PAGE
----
An election for the young

A strange thing happened as I settled down in front of the TV last Sunday to watch the Assembly elections’ results roll in. Sadiyah, my 10-year-old, stopped what she was doing and joined me.

As the trends started firming up, she peppered me with questions.

“Who’s winning?”


“What did the chief minister do wrong?”

“Why are all those people carrying brooms?”

“Why is that man saying no to becoming CM?”

I thought these were very intelligent questions coming from a 10-year-old. Indeed, these were the very questions the so-called pundits were asking, albeit in more sophisticated language.

In the past few years, I have worried about the way politics has been evolving in India – vastly more divisive than before and plumbing new depths of vulgarity every day. But Sadiyah’s interest had a strangely alleviating effect. Somehow, it made me feel that if children this young can show analytical thought about governance then young voters would be far more clued in and determined to make the right choice.

In less than six months, roughly 15 crore Indians are expected to cast their votes for the first time. These first-time voters account for 20% of the electorate, according to Election Commission data. About 10.38 crore of them are in rural areas.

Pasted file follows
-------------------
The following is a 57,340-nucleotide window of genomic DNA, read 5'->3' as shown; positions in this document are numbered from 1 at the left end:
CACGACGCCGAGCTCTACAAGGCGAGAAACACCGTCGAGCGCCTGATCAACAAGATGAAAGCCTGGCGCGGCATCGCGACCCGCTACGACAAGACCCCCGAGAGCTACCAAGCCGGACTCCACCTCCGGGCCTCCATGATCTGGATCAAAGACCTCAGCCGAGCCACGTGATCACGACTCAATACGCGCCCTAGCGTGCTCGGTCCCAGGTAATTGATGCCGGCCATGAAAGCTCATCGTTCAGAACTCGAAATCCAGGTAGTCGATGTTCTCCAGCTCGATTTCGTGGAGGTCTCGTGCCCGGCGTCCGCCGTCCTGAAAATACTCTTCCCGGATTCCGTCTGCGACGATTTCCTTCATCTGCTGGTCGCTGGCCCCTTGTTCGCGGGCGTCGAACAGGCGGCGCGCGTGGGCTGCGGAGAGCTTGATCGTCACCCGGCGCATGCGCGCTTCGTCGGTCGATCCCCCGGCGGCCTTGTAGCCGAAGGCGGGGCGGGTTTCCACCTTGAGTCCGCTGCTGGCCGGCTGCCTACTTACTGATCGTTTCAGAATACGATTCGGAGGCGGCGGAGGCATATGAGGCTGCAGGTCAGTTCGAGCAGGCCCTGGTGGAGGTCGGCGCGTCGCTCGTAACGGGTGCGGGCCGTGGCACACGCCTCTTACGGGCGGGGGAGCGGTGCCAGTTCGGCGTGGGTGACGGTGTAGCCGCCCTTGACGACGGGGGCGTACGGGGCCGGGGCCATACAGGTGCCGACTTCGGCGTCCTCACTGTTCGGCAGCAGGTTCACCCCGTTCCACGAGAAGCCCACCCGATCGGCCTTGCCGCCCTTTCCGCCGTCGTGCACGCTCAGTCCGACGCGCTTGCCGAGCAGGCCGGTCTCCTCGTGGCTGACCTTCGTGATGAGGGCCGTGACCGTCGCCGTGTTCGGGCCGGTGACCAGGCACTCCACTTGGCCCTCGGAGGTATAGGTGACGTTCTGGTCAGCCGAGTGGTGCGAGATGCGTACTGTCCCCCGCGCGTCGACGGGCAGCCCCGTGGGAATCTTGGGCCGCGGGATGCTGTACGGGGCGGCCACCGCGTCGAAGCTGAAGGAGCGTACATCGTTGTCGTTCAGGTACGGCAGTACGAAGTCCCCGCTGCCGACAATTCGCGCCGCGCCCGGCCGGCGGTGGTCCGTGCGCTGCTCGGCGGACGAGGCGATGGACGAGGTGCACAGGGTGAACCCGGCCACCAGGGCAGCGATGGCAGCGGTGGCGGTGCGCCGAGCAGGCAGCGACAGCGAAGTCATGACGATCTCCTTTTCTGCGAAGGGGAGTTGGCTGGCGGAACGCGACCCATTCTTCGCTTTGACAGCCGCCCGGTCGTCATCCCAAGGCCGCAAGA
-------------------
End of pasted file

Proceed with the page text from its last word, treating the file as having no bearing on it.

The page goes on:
I have never had time for the notion that the youth are only interested in the good life or that they live in a bubble that hides the true reality of India. Ever since I began teaching – in 2004 – I realised that India’s youth are knowledgeable about national issues and savvy while casting their votes.

Time and again I have been surprised in classrooms by how well informed young people are and by their evolved views. For instance, I was told years ago by a student that governance failure at the Centre would force many to turn to right-wing alternatives that base their ideology on hate. At that time – I was a journalist then ­– I dismissed the idea. How wrong I was.

But this awareness also gives me great hope. It is these very young people who will shape India’s future. If it’s in their hands, we’ll be fine.